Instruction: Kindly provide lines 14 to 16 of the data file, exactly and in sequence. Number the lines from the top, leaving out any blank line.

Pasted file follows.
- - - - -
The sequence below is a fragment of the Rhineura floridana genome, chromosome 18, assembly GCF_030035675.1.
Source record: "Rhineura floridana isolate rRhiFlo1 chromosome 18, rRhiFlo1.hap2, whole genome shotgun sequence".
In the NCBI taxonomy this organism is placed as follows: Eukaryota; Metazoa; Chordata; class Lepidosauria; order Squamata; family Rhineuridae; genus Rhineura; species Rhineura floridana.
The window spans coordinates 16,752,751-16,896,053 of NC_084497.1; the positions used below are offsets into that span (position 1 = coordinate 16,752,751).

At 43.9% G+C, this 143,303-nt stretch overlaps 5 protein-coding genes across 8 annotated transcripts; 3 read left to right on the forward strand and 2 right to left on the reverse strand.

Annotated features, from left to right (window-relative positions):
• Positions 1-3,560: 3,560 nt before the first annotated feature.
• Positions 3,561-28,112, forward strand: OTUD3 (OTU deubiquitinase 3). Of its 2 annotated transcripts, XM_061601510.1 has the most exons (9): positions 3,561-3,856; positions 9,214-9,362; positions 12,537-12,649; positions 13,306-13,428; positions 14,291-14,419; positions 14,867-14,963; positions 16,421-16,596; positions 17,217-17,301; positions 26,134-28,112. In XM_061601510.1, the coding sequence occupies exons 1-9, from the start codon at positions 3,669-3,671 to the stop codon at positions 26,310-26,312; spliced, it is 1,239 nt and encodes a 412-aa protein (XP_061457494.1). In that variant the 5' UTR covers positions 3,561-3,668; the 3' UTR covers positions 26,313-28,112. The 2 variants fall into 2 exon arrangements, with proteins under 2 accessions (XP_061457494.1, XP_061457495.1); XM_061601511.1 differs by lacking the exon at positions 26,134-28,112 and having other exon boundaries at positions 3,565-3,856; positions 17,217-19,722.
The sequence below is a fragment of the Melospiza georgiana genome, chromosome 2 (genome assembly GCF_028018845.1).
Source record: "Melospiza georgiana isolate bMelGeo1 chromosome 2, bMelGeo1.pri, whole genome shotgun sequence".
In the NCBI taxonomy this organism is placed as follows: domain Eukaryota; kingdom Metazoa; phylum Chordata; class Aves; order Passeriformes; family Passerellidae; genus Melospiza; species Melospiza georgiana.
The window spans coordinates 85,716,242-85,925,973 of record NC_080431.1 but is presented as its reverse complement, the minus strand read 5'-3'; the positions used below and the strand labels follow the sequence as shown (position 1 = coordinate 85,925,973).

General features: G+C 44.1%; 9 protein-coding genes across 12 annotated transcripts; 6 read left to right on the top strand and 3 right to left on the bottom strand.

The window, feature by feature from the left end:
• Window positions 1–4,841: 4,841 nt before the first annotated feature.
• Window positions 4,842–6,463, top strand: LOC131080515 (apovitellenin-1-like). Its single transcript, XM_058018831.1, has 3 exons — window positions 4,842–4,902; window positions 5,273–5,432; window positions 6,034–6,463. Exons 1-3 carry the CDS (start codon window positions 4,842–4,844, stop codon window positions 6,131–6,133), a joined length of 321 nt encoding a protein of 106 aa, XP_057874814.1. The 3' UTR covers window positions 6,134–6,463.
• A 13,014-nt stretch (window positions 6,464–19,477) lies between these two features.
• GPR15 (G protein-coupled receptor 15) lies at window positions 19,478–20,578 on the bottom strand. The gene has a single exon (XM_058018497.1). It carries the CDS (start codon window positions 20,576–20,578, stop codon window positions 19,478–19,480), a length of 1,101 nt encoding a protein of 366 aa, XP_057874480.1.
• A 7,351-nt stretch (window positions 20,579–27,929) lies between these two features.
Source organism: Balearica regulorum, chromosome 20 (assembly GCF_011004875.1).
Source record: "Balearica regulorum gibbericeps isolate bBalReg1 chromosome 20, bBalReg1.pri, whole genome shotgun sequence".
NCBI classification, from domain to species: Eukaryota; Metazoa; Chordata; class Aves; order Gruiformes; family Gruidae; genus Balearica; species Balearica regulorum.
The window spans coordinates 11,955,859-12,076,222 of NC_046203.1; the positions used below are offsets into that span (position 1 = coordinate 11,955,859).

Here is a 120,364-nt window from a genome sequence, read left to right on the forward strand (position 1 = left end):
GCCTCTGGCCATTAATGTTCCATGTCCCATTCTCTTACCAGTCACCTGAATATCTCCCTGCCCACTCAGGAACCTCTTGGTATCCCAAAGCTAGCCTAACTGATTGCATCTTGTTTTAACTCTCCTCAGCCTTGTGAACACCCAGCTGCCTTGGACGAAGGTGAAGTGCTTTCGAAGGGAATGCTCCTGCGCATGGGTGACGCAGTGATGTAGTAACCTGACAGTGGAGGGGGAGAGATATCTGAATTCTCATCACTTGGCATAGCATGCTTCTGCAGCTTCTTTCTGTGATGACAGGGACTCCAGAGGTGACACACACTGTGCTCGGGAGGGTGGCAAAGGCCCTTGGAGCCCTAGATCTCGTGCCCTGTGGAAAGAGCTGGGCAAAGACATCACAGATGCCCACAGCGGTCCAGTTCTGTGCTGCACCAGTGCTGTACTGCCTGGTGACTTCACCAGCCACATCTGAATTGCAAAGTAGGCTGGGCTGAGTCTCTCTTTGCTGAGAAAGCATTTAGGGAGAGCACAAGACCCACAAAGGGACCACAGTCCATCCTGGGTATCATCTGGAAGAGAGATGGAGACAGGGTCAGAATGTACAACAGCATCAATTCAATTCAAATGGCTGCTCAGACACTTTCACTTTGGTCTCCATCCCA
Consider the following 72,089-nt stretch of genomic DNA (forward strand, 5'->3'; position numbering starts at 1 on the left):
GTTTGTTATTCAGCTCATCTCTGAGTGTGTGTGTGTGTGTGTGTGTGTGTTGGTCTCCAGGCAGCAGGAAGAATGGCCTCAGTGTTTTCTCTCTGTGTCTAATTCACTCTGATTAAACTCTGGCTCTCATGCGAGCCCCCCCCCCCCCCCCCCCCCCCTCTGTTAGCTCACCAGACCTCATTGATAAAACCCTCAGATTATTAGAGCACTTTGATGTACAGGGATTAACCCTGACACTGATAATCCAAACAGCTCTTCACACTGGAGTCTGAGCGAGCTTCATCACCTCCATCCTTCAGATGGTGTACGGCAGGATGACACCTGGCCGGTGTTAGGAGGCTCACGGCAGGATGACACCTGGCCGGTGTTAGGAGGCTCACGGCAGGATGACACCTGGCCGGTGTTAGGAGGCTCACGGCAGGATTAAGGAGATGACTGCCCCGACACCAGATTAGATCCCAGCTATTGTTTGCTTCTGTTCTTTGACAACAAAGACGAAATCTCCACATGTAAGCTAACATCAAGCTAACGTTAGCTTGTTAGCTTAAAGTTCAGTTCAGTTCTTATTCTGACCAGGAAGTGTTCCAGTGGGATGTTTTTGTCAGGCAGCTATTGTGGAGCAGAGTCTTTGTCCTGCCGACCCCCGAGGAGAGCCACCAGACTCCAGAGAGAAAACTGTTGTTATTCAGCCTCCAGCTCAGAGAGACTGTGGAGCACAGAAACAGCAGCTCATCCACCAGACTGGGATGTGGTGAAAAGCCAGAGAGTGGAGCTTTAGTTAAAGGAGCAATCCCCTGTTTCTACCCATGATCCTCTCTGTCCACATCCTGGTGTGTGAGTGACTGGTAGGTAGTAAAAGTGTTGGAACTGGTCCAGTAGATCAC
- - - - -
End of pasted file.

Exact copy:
The window, feature by feature from the left end:
• Window positions 1–4,841: 4,841 nt before the first annotated feature.
• Window positions 4,842–6,463, top strand: LOC131080515 (apovitellenin-1-like). Its single transcript, XM_058018831.1, has 3 exons — window positions 4,842–4,902; window positions 5,273–5,432; window positions 6,034–6,463. Exons 1-3 carry the CDS (start codon window positions 4,842–4,844, stop codon window positions 6,131–6,133), a joined length of 321 nt encoding a protein of 106 aa, XP_057874814.1. The 3' UTR covers window positions 6,134–6,463.